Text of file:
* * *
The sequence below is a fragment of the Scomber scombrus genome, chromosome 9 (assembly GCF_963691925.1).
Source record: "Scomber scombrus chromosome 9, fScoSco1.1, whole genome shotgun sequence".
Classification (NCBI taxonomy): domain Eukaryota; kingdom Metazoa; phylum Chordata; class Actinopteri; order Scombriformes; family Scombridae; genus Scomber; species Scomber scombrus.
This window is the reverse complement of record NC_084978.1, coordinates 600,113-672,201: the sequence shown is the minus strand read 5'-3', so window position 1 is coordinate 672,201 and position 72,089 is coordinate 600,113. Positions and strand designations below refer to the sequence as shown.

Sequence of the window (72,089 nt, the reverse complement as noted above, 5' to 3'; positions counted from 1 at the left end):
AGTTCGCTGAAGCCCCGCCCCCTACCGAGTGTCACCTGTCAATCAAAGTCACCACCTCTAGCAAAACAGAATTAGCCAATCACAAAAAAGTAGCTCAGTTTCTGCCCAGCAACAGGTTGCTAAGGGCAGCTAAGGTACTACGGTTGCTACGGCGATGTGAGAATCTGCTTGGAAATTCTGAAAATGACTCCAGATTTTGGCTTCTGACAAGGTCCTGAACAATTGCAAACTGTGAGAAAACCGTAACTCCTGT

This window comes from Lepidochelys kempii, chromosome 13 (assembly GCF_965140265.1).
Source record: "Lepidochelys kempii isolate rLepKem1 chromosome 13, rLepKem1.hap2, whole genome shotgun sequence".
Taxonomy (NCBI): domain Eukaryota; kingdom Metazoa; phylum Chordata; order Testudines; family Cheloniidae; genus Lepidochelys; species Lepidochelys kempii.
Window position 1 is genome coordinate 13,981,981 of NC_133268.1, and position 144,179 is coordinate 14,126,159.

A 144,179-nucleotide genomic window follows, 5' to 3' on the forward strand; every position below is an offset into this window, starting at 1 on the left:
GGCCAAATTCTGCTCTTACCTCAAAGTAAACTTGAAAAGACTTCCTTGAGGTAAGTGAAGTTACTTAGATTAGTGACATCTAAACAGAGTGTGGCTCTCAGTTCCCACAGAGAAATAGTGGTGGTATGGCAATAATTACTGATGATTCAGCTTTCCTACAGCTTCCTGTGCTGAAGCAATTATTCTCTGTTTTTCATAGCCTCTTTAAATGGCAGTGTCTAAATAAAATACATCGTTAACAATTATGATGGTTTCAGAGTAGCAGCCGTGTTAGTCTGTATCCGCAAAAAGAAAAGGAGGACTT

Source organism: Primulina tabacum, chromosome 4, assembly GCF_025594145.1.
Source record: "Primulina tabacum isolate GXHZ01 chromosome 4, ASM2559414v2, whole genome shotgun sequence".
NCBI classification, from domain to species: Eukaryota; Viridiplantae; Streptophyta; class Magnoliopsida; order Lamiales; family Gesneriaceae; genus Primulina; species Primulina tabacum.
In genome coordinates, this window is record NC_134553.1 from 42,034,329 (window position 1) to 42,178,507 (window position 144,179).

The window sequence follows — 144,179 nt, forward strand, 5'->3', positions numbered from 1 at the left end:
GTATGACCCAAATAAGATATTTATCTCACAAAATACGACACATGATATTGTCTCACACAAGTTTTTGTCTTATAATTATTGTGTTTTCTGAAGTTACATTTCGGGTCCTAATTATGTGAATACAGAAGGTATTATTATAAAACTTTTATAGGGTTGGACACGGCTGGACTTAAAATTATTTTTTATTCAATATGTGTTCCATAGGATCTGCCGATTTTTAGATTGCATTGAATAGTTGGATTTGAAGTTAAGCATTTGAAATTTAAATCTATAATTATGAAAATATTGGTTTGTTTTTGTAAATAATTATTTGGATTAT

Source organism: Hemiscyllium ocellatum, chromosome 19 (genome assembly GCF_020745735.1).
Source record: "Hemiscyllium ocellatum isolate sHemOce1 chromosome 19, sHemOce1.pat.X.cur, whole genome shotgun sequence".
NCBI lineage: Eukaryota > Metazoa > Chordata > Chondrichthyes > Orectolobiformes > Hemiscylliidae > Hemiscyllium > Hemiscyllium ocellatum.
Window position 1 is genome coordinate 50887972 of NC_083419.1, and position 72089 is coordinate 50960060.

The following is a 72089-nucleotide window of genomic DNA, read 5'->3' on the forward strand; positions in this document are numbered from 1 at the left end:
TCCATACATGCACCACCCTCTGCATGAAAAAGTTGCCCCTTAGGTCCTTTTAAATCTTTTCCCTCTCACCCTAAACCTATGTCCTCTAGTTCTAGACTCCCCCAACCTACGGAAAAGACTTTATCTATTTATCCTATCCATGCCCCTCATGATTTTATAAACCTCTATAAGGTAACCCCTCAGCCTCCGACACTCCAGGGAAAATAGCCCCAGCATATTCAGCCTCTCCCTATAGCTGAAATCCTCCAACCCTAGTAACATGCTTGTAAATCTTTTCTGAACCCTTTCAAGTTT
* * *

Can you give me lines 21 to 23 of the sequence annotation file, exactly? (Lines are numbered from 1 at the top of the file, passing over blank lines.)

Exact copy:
NCBI lineage: Eukaryota > Metazoa > Chordata > Chondrichthyes > Orectolobiformes > Hemiscylliidae > Hemiscyllium > Hemiscyllium ocellatum.
Window position 1 is genome coordinate 50887972 of NC_083419.1, and position 72089 is coordinate 50960060.

The following is a 72089-nucleotide window of genomic DNA, read 5'->3' on the forward strand; positions in this document are numbered from 1 at the left end: